The Wikimedia Transparency Report
Our friends at Wikimedia, the good people who make that encyclopedia that helped you write all those papers in college, have rules about how they work. They’re good rules. They don’t work in secret. They don’t abide by back room shenanigans. They don’t hand your names over to the government. (Which is doubly important since a lot of their editors work in countries that arrest you for doing things they don’t like.) And they want all of this work to be transparent. No secrets.
So twice a year they put out a transparency report. Tells you about every time a government tried to strong-arm them. And it tells you how many times they complied. Guess what? That number is really really really low. Certainly lower than Facebook, or Google.
Wikimedia wants you to know what they’re doing. Because they work for you. And they’re a rare breed. They’re honest.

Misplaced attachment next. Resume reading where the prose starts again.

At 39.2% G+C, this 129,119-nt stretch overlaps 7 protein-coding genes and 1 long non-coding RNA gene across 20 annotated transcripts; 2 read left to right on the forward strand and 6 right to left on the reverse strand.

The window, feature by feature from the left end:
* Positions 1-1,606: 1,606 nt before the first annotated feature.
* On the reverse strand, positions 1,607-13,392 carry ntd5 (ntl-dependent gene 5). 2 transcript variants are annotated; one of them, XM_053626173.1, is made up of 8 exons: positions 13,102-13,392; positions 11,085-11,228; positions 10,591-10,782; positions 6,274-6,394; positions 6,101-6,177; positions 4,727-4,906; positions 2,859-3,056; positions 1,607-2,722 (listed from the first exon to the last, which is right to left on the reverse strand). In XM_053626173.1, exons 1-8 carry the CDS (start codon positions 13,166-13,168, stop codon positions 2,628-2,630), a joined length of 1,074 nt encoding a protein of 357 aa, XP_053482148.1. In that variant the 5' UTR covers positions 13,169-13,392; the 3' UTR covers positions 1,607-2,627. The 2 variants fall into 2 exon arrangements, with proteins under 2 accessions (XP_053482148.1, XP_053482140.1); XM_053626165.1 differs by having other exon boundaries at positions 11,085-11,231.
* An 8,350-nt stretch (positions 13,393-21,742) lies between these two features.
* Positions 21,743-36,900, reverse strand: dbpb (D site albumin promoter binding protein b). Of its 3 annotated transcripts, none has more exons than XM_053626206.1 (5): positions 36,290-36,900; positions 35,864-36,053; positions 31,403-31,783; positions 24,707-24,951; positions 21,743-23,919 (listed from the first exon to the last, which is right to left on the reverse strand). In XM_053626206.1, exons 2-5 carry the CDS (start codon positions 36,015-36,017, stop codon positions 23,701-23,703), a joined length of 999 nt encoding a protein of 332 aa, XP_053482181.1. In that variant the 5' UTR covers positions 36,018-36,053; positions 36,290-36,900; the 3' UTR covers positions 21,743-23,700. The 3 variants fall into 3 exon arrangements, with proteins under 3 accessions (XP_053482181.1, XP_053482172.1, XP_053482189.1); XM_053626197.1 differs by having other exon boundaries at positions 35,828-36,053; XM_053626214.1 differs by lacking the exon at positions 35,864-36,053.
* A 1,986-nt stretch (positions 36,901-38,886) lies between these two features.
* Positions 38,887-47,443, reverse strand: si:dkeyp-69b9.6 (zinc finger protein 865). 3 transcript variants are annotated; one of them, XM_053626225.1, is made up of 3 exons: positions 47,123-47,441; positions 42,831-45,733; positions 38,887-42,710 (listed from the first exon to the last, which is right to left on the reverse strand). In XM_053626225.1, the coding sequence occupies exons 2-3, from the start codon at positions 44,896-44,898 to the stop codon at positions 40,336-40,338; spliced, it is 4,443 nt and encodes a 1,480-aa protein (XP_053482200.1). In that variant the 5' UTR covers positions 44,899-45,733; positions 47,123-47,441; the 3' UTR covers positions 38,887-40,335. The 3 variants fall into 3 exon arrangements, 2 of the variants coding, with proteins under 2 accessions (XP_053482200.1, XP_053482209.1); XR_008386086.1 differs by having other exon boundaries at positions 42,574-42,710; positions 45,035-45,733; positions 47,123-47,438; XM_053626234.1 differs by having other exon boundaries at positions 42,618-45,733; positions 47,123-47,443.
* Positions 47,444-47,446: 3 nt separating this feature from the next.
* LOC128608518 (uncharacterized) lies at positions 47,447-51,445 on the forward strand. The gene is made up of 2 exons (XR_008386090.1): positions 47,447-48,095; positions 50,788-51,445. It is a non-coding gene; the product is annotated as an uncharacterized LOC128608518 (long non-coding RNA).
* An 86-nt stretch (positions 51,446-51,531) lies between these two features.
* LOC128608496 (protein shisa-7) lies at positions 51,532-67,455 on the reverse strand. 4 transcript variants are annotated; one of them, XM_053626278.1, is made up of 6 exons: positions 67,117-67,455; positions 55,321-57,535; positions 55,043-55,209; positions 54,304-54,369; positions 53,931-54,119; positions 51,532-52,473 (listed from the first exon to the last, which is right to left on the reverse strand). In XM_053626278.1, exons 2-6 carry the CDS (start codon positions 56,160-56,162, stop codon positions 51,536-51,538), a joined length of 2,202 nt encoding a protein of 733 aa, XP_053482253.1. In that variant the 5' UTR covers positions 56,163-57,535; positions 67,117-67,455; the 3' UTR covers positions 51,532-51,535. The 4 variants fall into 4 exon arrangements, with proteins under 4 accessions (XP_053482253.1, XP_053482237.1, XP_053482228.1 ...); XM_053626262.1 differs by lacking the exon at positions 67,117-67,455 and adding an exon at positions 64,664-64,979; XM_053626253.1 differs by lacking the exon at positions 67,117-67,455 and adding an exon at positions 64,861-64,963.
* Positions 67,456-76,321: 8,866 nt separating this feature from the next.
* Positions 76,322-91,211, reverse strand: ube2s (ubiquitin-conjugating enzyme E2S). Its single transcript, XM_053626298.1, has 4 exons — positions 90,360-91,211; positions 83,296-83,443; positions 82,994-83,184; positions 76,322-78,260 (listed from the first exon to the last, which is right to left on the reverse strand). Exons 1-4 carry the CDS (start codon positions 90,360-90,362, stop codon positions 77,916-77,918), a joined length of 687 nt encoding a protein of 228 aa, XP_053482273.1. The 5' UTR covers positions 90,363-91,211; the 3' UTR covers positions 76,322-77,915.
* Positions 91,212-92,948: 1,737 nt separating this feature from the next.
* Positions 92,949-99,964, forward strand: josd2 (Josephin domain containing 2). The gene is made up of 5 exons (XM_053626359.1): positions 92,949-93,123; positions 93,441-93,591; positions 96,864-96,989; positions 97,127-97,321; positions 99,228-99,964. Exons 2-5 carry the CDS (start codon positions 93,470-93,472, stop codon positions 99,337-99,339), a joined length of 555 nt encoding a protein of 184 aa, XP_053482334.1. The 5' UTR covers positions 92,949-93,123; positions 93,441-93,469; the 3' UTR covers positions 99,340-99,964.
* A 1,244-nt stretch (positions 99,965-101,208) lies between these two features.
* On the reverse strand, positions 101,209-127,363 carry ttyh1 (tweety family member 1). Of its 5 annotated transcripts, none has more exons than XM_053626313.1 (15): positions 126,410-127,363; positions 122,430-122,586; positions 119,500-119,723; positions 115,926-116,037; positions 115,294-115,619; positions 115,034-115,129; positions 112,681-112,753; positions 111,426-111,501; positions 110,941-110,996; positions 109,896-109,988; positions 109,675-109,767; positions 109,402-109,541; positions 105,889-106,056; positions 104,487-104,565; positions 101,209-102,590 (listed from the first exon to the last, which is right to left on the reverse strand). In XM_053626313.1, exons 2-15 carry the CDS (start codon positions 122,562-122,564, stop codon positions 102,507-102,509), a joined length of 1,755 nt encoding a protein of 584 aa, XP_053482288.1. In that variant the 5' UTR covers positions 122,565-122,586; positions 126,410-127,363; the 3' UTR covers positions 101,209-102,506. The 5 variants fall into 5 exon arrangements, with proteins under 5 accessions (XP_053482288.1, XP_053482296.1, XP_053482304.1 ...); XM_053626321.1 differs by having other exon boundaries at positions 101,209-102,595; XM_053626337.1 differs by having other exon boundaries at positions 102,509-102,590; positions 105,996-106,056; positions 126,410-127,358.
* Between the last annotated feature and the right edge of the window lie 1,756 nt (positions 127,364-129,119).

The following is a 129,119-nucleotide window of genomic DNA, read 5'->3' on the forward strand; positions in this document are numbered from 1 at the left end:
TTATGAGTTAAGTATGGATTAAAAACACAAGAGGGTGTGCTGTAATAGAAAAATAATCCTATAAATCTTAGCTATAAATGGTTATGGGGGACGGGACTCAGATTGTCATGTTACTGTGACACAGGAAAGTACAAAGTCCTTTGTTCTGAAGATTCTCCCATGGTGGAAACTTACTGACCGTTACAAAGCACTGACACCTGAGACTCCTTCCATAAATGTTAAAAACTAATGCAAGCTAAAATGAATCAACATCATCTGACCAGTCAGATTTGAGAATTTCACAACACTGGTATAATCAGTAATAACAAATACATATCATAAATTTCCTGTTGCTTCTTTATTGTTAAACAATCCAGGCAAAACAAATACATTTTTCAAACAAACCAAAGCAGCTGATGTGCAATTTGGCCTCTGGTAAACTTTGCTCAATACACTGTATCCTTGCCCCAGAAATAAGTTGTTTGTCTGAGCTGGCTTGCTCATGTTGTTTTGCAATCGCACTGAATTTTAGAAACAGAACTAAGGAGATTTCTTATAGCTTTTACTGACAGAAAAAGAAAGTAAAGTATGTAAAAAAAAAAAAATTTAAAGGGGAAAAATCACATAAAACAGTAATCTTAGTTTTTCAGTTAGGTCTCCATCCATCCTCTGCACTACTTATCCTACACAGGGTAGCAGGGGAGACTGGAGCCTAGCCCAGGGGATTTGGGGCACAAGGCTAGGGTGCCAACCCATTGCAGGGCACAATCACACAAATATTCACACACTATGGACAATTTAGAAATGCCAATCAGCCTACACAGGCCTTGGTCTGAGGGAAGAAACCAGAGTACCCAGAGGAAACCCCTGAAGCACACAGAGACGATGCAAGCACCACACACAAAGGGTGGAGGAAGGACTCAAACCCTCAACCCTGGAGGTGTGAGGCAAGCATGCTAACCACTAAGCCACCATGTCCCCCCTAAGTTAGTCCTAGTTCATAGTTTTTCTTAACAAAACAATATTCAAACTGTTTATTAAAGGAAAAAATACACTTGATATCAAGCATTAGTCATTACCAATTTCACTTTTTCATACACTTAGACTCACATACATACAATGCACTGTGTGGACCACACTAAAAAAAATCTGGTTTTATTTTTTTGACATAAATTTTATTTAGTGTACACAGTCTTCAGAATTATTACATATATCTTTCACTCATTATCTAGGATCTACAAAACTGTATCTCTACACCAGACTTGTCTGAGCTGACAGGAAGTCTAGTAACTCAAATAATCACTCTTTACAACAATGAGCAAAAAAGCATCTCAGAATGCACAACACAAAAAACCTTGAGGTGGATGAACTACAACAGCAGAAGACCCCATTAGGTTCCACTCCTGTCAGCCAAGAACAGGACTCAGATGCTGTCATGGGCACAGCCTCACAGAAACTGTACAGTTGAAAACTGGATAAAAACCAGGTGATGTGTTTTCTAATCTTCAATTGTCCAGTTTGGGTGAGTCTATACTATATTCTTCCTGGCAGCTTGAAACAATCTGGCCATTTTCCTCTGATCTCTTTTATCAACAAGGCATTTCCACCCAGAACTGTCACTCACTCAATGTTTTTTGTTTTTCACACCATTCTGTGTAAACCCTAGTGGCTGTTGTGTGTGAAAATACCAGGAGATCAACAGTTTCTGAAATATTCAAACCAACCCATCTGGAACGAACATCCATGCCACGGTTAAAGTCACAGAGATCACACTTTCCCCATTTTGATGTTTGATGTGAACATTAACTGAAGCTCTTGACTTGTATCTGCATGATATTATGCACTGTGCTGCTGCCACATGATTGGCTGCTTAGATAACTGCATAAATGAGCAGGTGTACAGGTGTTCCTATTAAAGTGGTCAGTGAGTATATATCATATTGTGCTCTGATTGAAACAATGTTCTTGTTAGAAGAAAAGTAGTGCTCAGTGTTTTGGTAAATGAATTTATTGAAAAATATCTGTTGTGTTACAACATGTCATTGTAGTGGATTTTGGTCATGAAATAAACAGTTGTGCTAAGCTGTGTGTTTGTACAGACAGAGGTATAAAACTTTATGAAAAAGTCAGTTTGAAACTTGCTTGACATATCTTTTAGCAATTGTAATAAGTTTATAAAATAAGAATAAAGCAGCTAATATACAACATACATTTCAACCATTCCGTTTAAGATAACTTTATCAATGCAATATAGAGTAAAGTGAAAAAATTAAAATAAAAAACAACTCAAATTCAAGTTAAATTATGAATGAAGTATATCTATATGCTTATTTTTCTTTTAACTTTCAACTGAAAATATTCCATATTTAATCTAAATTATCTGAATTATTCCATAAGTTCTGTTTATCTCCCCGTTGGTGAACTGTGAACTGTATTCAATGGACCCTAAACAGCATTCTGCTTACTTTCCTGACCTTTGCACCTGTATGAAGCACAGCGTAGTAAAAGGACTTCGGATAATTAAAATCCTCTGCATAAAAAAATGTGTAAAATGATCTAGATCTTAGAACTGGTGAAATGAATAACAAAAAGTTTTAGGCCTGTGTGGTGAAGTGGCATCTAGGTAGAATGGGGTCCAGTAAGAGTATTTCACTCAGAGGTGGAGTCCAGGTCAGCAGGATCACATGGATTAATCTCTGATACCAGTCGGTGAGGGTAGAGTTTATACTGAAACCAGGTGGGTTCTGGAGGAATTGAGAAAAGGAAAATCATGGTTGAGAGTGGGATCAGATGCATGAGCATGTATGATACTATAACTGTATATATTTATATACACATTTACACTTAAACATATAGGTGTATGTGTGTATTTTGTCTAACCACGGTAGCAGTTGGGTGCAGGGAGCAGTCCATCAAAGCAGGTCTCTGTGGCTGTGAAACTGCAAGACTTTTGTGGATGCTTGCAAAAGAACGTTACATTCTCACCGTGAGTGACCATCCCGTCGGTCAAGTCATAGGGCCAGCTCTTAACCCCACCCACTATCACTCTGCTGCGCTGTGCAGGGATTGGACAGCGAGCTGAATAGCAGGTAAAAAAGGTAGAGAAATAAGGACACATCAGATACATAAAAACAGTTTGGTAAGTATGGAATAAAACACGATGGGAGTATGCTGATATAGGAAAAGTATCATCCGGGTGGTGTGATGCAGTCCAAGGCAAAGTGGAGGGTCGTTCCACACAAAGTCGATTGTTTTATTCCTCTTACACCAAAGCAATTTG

And that little joke I made about using Wikipedia to write your college papers? Sure there’s some of that. And if you live in the US that’s probably how you’re used to thinking about Wikipedia. And that’s ok. But know this too: Wikimedia does a ton of work across the globe that you don’t even know about. And there are places in the world where someone putting their story into Wikipedia is the difference between that story being told and that story disappearing forever from human history.
That whole thing about the winners being the one who writes history? Not while Wikimedia is around. They’re fighting to make sure everyone gets to tell their truth.
Oh, a couple of things about the book: The cover is printed with scratch off ink. We took Wikimedia’s mission statement: “Imagine a world in which every single human being can freely share in the sum of all knowledge.” and covered up everything except “Image a world free of knowledge.” Because these are dark days. If you do the work you can expose their mission. Pretty clever right? Because it takes coin to do it. Donate to Wikimedia!
We also made the data section an insert in the back so they don’t have to reprint the book twice a year, just the data. Again, saving some of that coin to go where it’s needed most.
And wow, it felt good to touch paper again.
Originally published at muledesign.com.